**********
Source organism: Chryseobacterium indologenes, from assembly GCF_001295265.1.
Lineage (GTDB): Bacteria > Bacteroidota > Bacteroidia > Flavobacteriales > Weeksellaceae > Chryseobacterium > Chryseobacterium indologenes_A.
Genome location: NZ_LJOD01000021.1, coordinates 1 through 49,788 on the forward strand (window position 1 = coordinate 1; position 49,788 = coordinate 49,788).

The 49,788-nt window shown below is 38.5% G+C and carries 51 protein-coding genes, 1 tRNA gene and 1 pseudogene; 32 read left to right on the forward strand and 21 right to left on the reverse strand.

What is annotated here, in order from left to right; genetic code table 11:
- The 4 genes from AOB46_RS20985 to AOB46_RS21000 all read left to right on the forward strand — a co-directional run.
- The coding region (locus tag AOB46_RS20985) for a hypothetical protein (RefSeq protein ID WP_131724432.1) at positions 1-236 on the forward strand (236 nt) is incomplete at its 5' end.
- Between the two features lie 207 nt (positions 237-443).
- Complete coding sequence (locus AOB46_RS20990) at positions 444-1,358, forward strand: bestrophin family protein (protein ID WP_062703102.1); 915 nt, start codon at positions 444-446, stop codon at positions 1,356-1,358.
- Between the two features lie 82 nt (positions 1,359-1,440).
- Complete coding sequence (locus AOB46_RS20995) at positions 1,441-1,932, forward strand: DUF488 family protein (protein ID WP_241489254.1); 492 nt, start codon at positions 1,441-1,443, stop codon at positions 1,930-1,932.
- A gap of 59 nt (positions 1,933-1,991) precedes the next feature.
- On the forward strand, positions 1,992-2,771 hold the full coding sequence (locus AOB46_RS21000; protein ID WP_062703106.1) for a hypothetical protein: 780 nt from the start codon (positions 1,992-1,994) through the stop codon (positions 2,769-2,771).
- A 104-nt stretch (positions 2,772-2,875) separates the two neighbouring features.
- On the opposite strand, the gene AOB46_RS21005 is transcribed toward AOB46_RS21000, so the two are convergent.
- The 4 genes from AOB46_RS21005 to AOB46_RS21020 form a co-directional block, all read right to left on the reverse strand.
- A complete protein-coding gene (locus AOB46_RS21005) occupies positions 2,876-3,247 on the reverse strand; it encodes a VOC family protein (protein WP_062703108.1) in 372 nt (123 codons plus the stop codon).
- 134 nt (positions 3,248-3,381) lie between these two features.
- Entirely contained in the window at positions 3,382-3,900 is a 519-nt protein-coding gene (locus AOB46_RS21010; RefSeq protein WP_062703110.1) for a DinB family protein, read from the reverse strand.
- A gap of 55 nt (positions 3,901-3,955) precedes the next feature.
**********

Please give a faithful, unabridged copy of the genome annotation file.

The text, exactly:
Source organism: Chryseobacterium indologenes, from assembly GCF_001295265.1.
Lineage (GTDB): Bacteria > Bacteroidota > Bacteroidia > Flavobacteriales > Weeksellaceae > Chryseobacterium > Chryseobacterium indologenes_A.
Genome location: NZ_LJOD01000021.1, coordinates 1 through 49,788 on the forward strand (window position 1 = coordinate 1; position 49,788 = coordinate 49,788).

The 49,788-nt window shown below is 38.5% G+C and carries 51 protein-coding genes, 1 tRNA gene and 1 pseudogene; 32 read left to right on the forward strand and 21 right to left on the reverse strand.

What is annotated here, in order from left to right; genetic code table 11:
- The 4 genes from AOB46_RS20985 to AOB46_RS21000 all read left to right on the forward strand — a co-directional run.
- The coding region (locus tag AOB46_RS20985) for a hypothetical protein (RefSeq protein ID WP_131724432.1) at positions 1-236 on the forward strand (236 nt) is incomplete at its 5' end.
- Between the two features lie 207 nt (positions 237-443).
- Complete coding sequence (locus AOB46_RS20990) at positions 444-1,358, forward strand: bestrophin family protein (protein ID WP_062703102.1); 915 nt, start codon at positions 444-446, stop codon at positions 1,356-1,358.
- Between the two features lie 82 nt (positions 1,359-1,440).
- Complete coding sequence (locus AOB46_RS20995) at positions 1,441-1,932, forward strand: DUF488 family protein (protein ID WP_241489254.1); 492 nt, start codon at positions 1,441-1,443, stop codon at positions 1,930-1,932.
- A gap of 59 nt (positions 1,933-1,991) precedes the next feature.
- On the forward strand, positions 1,992-2,771 hold the full coding sequence (locus AOB46_RS21000; protein ID WP_062703106.1) for a hypothetical protein: 780 nt from the start codon (positions 1,992-1,994) through the stop codon (positions 2,769-2,771).
- A 104-nt stretch (positions 2,772-2,875) separates the two neighbouring features.
- On the opposite strand, the gene AOB46_RS21005 is transcribed toward AOB46_RS21000, so the two are convergent.
- The 4 genes from AOB46_RS21005 to AOB46_RS21020 form a co-directional block, all read right to left on the reverse strand.
- A complete protein-coding gene (locus AOB46_RS21005) occupies positions 2,876-3,247 on the reverse strand; it encodes a VOC family protein (protein WP_062703108.1) in 372 nt (123 codons plus the stop codon).
- 134 nt (positions 3,248-3,381) lie between these two features.
- Entirely contained in the window at positions 3,382-3,900 is a 519-nt protein-coding gene (locus AOB46_RS21010; RefSeq protein WP_062703110.1) for a DinB family protein, read from the reverse strand.
- A gap of 55 nt (positions 3,901-3,955) precedes the next feature.